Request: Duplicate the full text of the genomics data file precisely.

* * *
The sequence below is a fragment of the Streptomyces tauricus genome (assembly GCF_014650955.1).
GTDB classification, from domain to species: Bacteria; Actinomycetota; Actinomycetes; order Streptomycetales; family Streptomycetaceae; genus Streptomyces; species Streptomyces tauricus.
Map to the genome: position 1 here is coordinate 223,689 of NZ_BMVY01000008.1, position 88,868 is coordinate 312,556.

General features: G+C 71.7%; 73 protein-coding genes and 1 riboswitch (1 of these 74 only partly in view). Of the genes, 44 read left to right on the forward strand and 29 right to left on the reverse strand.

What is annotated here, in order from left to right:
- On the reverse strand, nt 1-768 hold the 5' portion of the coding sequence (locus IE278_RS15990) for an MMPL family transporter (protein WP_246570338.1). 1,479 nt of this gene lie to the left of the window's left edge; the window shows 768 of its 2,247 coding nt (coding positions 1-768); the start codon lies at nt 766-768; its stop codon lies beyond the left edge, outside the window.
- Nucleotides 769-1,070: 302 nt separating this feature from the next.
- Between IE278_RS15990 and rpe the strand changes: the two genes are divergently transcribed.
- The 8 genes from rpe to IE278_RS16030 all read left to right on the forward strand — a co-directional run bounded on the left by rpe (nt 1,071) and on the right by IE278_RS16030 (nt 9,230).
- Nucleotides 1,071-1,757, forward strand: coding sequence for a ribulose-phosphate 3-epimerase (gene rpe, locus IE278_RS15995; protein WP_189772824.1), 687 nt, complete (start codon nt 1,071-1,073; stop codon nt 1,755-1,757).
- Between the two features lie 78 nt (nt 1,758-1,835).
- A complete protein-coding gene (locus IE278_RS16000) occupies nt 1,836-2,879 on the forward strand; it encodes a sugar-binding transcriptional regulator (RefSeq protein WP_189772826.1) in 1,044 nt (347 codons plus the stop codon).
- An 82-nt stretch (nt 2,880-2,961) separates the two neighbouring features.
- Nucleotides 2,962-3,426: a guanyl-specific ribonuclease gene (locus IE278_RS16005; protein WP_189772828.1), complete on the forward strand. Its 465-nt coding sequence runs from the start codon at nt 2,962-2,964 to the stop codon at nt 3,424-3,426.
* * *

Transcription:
The sequence below is a fragment of the Streptomyces tauricus genome (assembly GCF_014650955.1).
GTDB classification, from domain to species: Bacteria; Actinomycetota; Actinomycetes; order Streptomycetales; family Streptomycetaceae; genus Streptomyces; species Streptomyces tauricus.
Map to the genome: position 1 here is coordinate 223,689 of NZ_BMVY01000008.1, position 88,868 is coordinate 312,556.

General features: G+C 71.7%; 73 protein-coding genes and 1 riboswitch (1 of these 74 only partly in view). Of the genes, 44 read left to right on the forward strand and 29 right to left on the reverse strand.

What is annotated here, in order from left to right:
- On the reverse strand, nt 1-768 hold the 5' portion of the coding sequence (locus IE278_RS15990) for an MMPL family transporter (protein WP_246570338.1). 1,479 nt of this gene lie to the left of the window's left edge; the window shows 768 of its 2,247 coding nt (coding positions 1-768); the start codon lies at nt 766-768; its stop codon lies beyond the left edge, outside the window.
- Nucleotides 769-1,070: 302 nt separating this feature from the next.
- Between IE278_RS15990 and rpe the strand changes: the two genes are divergently transcribed.
- The 8 genes from rpe to IE278_RS16030 all read left to right on the forward strand — a co-directional run bounded on the left by rpe (nt 1,071) and on the right by IE278_RS16030 (nt 9,230).
- Nucleotides 1,071-1,757, forward strand: coding sequence for a ribulose-phosphate 3-epimerase (gene rpe, locus IE278_RS15995; protein WP_189772824.1), 687 nt, complete (start codon nt 1,071-1,073; stop codon nt 1,755-1,757).
- Between the two features lie 78 nt (nt 1,758-1,835).
- A complete protein-coding gene (locus IE278_RS16000) occupies nt 1,836-2,879 on the forward strand; it encodes a sugar-binding transcriptional regulator (RefSeq protein WP_189772826.1) in 1,044 nt (347 codons plus the stop codon).
- An 82-nt stretch (nt 2,880-2,961) separates the two neighbouring features.
- Nucleotides 2,962-3,426: a guanyl-specific ribonuclease gene (locus IE278_RS16005; protein WP_189772828.1), complete on the forward strand. Its 465-nt coding sequence runs from the start codon at nt 2,962-2,964 to the stop codon at nt 3,424-3,426.